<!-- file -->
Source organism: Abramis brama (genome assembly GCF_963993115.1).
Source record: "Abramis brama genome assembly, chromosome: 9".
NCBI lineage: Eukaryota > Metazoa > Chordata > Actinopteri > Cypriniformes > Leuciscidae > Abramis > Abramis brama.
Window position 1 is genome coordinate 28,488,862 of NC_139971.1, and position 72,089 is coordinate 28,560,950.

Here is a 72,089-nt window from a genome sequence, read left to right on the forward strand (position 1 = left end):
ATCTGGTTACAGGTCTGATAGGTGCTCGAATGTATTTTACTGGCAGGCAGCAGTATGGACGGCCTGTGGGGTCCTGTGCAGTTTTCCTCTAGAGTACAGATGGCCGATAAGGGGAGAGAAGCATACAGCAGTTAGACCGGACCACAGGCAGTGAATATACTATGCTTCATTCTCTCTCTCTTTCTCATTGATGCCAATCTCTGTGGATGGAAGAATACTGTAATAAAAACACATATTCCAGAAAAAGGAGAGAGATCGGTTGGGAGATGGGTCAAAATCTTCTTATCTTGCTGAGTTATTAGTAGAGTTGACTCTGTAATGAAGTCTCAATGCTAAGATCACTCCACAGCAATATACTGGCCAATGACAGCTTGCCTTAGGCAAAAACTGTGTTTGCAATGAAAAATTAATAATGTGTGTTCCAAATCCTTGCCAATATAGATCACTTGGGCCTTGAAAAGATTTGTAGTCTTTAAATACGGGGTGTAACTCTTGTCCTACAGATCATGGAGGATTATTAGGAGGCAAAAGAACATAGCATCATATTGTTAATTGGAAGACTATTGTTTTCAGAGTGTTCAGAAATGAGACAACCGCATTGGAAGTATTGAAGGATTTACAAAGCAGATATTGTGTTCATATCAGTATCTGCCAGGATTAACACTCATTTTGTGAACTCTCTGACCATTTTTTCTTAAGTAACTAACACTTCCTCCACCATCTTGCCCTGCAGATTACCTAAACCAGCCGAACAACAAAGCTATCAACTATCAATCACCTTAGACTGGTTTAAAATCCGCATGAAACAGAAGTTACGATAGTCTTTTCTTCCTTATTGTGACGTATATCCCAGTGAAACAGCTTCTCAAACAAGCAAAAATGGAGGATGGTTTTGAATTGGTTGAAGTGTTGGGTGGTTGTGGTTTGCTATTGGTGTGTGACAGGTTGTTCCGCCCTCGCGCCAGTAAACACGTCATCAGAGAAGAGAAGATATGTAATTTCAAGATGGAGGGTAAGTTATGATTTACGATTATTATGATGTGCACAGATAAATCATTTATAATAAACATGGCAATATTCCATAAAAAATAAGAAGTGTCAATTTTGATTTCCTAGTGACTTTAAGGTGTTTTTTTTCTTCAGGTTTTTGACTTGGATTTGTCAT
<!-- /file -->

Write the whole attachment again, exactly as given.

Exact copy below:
Source organism: Abramis brama (genome assembly GCF_963993115.1).
Source record: "Abramis brama genome assembly, chromosome: 9".
NCBI lineage: Eukaryota > Metazoa > Chordata > Actinopteri > Cypriniformes > Leuciscidae > Abramis > Abramis brama.
Window position 1 is genome coordinate 28,488,862 of NC_139971.1, and position 72,089 is coordinate 28,560,950.

Here is a 72,089-nt window from a genome sequence, read left to right on the forward strand (position 1 = left end):
ATCTGGTTACAGGTCTGATAGGTGCTCGAATGTATTTTACTGGCAGGCAGCAGTATGGACGGCCTGTGGGGTCCTGTGCAGTTTTCCTCTAGAGTACAGATGGCCGATAAGGGGAGAGAAGCATACAGCAGTTAGACCGGACCACAGGCAGTGAATATACTATGCTTCATTCTCTCTCTCTTTCTCATTGATGCCAATCTCTGTGGATGGAAGAATACTGTAATAAAAACACATATTCCAGAAAAAGGAGAGAGATCGGTTGGGAGATGGGTCAAAATCTTCTTATCTTGCTGAGTTATTAGTAGAGTTGACTCTGTAATGAAGTCTCAATGCTAAGATCACTCCACAGCAATATACTGGCCAATGACAGCTTGCCTTAGGCAAAAACTGTGTTTGCAATGAAAAATTAATAATGTGTGTTCCAAATCCTTGCCAATATAGATCACTTGGGCCTTGAAAAGATTTGTAGTCTTTAAATACGGGGTGTAACTCTTGTCCTACAGATCATGGAGGATTATTAGGAGGCAAAAGAACATAGCATCATATTGTTAATTGGAAGACTATTGTTTTCAGAGTGTTCAGAAATGAGACAACCGCATTGGAAGTATTGAAGGATTTACAAAGCAGATATTGTGTTCATATCAGTATCTGCCAGGATTAACACTCATTTTGTGAACTCTCTGACCATTTTTTCTTAAGTAACTAACACTTCCTCCACCATCTTGCCCTGCAGATTACCTAAACCAGCCGAACAACAAAGCTATCAACTATCAATCACCTTAGACTGGTTTAAAATCCGCATGAAACAGAAGTTACGATAGTCTTTTCTTCCTTATTGTGACGTATATCCCAGTGAAACAGCTTCTCAAACAAGCAAAAATGGAGGATGGTTTTGAATTGGTTGAAGTGTTGGGTGGTTGTGGTTTGCTATTGGTGTGTGACAGGTTGTTCCGCCCTCGCGCCAGTAAACACGTCATCAGAGAAGAGAAGATATGTAATTTCAAGATGGAGGGTAAGTTATGATTTACGATTATTATGATGTGCACAGATAAATCATTTATAATAAACATGGCAATATTCCATAAAAAATAAGAAGTGTCAATTTTGATTTCCTAGTGACTTTAAGGTGTTTTTTTTCTTCAGGTTTTTGACTTGGATTTGTCAT